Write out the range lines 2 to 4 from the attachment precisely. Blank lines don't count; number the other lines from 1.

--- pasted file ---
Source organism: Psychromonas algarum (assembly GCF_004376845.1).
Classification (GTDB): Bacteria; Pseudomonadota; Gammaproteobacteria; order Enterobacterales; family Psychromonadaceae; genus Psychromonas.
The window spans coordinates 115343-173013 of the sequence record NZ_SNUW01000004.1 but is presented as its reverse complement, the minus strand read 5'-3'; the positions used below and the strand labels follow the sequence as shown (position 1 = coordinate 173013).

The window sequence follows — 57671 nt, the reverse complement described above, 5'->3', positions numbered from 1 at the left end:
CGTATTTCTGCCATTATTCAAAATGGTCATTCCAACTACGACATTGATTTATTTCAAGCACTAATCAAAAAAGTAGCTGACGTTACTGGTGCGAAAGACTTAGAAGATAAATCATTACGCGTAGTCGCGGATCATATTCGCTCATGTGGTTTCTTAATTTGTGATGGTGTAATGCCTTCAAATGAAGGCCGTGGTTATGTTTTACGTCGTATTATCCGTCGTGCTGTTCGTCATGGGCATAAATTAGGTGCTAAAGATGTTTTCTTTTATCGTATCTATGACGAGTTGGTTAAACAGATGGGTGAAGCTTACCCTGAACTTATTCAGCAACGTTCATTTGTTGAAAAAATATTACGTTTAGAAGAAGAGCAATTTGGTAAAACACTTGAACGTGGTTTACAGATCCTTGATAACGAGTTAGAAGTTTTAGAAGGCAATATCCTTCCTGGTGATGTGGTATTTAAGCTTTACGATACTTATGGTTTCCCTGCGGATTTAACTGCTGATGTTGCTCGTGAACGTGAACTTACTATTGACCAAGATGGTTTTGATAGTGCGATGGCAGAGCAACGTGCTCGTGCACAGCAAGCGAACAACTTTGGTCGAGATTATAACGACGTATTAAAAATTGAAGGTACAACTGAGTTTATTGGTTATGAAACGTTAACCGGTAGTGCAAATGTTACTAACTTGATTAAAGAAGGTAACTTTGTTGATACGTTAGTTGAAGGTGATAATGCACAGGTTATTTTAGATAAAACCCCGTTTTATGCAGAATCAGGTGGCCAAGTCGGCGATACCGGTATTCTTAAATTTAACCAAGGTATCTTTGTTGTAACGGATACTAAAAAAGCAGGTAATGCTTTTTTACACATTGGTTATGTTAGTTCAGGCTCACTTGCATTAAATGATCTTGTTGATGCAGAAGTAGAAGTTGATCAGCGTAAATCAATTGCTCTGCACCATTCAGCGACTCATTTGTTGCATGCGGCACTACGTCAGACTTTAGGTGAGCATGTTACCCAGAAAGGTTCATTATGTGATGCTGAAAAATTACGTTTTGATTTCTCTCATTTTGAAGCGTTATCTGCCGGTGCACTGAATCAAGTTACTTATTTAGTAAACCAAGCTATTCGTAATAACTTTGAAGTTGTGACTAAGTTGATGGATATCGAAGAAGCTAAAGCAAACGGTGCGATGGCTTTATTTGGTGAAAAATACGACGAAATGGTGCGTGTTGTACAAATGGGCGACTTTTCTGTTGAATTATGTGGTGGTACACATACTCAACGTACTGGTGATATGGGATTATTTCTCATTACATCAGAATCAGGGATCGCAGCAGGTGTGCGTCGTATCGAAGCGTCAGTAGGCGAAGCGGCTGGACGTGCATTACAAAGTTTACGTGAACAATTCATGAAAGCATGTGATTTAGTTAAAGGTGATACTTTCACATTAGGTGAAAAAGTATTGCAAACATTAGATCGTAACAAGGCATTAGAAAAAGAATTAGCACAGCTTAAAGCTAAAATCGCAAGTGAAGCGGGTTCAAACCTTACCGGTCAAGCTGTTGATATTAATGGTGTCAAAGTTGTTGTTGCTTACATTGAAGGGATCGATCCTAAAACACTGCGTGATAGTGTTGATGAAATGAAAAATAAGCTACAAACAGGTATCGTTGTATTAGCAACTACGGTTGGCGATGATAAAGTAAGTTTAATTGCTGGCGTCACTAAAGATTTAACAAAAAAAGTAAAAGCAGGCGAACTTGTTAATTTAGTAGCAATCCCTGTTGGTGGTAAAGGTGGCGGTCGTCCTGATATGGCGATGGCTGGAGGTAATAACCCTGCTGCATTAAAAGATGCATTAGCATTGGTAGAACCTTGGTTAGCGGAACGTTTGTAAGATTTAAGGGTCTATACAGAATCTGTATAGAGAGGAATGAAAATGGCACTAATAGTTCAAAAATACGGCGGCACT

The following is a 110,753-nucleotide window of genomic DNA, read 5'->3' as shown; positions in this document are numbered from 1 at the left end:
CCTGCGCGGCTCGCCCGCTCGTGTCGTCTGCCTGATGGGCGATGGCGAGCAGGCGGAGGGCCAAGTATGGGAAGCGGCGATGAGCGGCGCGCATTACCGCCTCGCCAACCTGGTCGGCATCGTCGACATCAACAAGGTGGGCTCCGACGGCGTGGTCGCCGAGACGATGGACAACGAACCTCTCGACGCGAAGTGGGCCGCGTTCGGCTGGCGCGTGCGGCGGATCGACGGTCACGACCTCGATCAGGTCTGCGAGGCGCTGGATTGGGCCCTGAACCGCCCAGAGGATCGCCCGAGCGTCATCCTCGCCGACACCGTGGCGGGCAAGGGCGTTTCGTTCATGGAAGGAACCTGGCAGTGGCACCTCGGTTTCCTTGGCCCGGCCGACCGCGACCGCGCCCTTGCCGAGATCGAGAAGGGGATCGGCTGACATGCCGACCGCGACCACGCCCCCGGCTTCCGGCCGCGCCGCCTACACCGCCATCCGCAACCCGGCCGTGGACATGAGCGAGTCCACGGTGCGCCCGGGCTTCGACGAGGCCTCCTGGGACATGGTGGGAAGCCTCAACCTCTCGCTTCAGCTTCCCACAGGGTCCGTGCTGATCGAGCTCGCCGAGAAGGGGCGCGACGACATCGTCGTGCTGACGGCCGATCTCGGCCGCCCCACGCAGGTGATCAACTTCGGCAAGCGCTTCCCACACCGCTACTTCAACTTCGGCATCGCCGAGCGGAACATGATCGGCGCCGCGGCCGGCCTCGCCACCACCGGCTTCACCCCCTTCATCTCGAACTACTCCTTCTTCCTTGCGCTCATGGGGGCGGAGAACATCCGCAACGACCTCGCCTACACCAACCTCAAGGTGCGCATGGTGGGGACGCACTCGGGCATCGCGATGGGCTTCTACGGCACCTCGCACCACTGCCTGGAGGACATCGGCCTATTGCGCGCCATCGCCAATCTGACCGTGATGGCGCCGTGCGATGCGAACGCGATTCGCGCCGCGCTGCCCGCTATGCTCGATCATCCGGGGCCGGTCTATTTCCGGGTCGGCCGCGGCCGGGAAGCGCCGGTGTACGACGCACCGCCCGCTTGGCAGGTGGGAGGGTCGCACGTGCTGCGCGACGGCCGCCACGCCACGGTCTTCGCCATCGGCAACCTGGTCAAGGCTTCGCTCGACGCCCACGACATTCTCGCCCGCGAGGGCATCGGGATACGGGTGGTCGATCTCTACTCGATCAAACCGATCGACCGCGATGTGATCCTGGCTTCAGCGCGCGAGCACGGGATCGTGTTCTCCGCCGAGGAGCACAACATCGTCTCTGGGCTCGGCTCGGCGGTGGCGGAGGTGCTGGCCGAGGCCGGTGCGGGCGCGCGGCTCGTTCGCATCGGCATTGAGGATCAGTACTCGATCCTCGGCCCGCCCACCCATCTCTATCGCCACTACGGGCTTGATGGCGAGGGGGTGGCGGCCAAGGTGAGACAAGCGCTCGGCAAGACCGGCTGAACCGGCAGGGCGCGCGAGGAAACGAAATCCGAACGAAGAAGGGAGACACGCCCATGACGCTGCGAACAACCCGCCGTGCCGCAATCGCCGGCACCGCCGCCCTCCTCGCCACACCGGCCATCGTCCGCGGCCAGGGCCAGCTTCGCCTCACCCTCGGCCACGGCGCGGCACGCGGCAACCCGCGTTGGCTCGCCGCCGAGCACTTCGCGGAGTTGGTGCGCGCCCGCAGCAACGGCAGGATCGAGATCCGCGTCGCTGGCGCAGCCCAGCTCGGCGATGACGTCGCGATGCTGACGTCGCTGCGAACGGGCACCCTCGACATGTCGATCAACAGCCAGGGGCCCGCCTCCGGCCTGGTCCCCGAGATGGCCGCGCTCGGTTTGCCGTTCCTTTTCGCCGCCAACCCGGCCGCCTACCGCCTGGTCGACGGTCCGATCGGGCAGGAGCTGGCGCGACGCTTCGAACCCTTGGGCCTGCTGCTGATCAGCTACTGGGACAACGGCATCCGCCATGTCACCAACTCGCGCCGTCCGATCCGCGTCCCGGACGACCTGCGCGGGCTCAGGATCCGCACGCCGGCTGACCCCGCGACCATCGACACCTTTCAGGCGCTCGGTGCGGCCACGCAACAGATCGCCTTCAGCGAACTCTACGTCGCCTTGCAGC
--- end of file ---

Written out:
Classification (GTDB): Bacteria; Pseudomonadota; Gammaproteobacteria; order Enterobacterales; family Psychromonadaceae; genus Psychromonas.
The window spans coordinates 115343-173013 of the sequence record NZ_SNUW01000004.1 but is presented as its reverse complement, the minus strand read 5'-3'; the positions used below and the strand labels follow the sequence as shown (position 1 = coordinate 173013).

The window sequence follows — 57671 nt, the reverse complement described above, 5'->3', positions numbered from 1 at the left end: